Out of great tragedy can often come great art; such was the case in 1989 when James O’Barr created the comic book The Crow as a way of coping with the sudden death of his girlfriend. The comic was a cult hit. It told the story of Eric Draven, a man resurrected by a crow after witnessing the brutal murder of his own beloved. After his reincarnation he seeks revenge on those responsible for the death of his beau. Retrospectively, the film is remembered in reverent tones for the death of Brandon Lee, son of legendary martial artist and actor Bruce Lee, who was killed when a gun firing stunt went wrong. With only eight days of filming left the decision was taken to finish the movie as a tribute to the young actor. The films story is both a bitterly ironic and fitting tribute to Lee who it appeared had a very bright future ahead of him. Tonally, the film is draped with all manner of gothic ambience from the nigh-on pitch black lighting, wardrobe, set dressing and story undertones. The real life tragedies behind the film’s making and its original concept weigh heavy on the proceedings. The film was received well by the press, one of the first comic book movies to satisfy both the popular reviewers and the arty critics alike. It was a niche comic book that showed the bigger boys at DC, Marvel and Dark Horse how it should be done. Four sequels followed, The Crow: City of Angels (1996), The Crow: Stairway to Heaven (1998), The Crow: Salvation (2000), and The Crow: Wicked Prayer (2005). Director F Javier Gutierrez is said to be working on a re-imagining of the original Crow story for future release.
Tasty Morsel – It is stated in the biography of Bruce Lee that the martial arts expert, whilst emerging from a coma, had visions of his son’s untimely death. This was many years before his son even began his acting career.
- X-MEN/X-MEN II (2000/2003)
By the end of the twentieth century X-Men had secured the spot as America’s number one comic both with fans and critics. Key to its popularity was its substantial cast of lead characters. Rather than one key protagonist X-Men features a legion of major players. The problem movie wise was which ones to throw at the big screen and which era of the mountainous ­­X-Men­­­ mythology to crib from. At the turn of the twenty-first century Director Brian Singer handled these major issues with a cool hand, creating a picture that swiftly dealt with the substantial back-story of all the key mutants from the series without intruding on the flow of the story. He also ensured that the serious tone of traditional ­­X-Men storylines was not lost in the transfer to the big screen, the ­X-Men’s world looking utterly plausible and realistic to the uninitiated viewer. Singer also made some excellent casting choices. Patrick Stewart was a shoe-in for Professor Xavier but Singer cleverly brought in Stewart’s old stage buddy Sir Ian McKellen to play the part of Magneto, Xavier’s former best friend and nemesis. The relationship between the two formed a solid base for the movie. The X-Man casting that fans watched with the greatest interest was Wolverine, the team’s resident Dirty Harry. Australian thesp Hugh Jackman absolutely nailed the role and launched his own A-list career off the back of the movie’s success. An even more accomplished sequel followed in 2003, with Singer, no longer burdened with origin tales, left free to tell a fantastic story of his own. Part three arrived in 2006, X-Men: The Last Stand (2006), and though it took a few wrong turns it boasted a healthy propensity for offing many of the series’ lead characters. X-Men: First Class (2011) arrived as an excellent back story five years later.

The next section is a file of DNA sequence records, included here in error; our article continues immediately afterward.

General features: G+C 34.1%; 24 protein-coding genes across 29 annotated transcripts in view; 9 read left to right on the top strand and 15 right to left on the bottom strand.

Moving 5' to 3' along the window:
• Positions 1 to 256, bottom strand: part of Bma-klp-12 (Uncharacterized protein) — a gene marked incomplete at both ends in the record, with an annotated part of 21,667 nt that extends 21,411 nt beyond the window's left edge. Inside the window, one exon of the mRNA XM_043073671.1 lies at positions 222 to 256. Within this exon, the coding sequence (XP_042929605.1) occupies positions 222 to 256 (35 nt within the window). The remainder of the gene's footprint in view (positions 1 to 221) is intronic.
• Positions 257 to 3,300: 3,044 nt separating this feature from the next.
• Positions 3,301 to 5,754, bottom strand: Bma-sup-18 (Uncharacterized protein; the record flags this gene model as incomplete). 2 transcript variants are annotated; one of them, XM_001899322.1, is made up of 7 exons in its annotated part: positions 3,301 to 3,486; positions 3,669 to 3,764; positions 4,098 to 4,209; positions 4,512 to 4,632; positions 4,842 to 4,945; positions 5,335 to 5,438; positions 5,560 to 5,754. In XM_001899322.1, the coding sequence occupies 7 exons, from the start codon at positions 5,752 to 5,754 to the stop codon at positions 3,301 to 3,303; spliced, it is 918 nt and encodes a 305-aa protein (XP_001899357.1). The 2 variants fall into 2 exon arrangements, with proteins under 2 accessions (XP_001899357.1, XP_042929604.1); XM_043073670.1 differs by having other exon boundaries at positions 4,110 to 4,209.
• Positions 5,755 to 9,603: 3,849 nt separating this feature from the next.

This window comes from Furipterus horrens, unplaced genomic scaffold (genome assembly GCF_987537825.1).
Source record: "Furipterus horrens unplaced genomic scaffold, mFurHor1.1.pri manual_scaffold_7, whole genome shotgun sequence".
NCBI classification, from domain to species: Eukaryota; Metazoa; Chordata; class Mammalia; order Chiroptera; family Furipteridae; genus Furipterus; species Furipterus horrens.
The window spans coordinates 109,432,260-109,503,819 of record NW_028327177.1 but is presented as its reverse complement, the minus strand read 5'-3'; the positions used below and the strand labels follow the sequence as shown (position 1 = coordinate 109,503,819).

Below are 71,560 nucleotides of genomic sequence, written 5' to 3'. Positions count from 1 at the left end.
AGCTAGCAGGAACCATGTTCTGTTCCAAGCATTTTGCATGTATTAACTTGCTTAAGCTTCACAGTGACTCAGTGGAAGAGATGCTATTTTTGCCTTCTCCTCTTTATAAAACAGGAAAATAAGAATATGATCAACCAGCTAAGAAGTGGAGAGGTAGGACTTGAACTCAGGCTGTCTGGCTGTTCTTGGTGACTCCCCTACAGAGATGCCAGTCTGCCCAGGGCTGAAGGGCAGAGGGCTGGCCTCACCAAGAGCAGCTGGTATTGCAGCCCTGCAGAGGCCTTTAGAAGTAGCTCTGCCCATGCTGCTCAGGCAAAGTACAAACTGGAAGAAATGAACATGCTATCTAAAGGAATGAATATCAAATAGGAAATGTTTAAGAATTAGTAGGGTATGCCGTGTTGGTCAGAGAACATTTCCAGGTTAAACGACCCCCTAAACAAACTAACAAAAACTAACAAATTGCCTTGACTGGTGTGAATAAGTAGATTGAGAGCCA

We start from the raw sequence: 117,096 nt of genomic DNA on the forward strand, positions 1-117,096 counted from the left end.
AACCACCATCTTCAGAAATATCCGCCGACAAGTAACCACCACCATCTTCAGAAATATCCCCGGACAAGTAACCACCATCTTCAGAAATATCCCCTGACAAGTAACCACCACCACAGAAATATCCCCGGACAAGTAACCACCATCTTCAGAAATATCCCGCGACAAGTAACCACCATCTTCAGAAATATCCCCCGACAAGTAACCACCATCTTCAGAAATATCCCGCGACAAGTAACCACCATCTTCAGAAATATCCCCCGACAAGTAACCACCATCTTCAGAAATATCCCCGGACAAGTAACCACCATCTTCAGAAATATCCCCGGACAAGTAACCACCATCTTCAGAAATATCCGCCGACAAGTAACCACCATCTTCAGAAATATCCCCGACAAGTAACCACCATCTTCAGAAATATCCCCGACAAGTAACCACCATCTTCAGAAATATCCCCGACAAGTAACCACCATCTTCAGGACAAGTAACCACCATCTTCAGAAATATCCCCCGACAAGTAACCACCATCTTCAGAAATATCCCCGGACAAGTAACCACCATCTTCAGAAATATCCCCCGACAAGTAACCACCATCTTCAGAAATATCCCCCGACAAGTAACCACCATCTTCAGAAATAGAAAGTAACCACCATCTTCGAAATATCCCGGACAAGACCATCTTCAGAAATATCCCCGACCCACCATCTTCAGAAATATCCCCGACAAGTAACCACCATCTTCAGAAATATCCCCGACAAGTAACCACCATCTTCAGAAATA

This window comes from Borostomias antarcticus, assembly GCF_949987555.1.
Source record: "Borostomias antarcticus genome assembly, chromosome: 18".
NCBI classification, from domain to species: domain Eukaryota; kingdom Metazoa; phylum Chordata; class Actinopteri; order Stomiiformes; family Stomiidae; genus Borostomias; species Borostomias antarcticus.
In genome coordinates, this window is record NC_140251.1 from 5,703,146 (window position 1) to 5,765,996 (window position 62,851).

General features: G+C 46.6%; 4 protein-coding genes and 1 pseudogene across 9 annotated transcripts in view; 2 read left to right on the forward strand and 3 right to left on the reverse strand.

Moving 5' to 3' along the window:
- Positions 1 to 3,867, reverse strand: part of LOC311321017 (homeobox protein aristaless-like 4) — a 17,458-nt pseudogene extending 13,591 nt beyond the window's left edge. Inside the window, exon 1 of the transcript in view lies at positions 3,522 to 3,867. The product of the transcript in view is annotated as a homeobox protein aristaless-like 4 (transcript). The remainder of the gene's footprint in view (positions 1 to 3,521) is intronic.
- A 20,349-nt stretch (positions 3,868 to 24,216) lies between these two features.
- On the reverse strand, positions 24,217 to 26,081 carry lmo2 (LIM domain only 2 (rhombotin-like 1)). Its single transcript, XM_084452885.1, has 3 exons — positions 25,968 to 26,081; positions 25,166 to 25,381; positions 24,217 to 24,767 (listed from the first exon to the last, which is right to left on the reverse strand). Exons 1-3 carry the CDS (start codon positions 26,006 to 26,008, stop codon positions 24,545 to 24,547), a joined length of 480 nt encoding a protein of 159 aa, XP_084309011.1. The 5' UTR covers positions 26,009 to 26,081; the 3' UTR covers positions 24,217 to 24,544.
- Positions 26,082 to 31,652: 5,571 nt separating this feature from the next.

Tasty Morsel – Dougray Scott was originally hired to play Wolverine but had to quit the project to work on Mission: Impossible II (2000). Aaron Eckhart, Mel Gibson, Edward Norten, Keanu Reeves and Viggo Mortensen had also been considered for the role. Michael Biehn, Vince Vaughn and James Caviezel were in line to play Cyclops before the part went to James Marsden, whilst Sarah Michelle Geller and Natalie Portman had shots at Rogue, and Christopher Lee was carefully considered for Magneto.
- BLADE II (2002)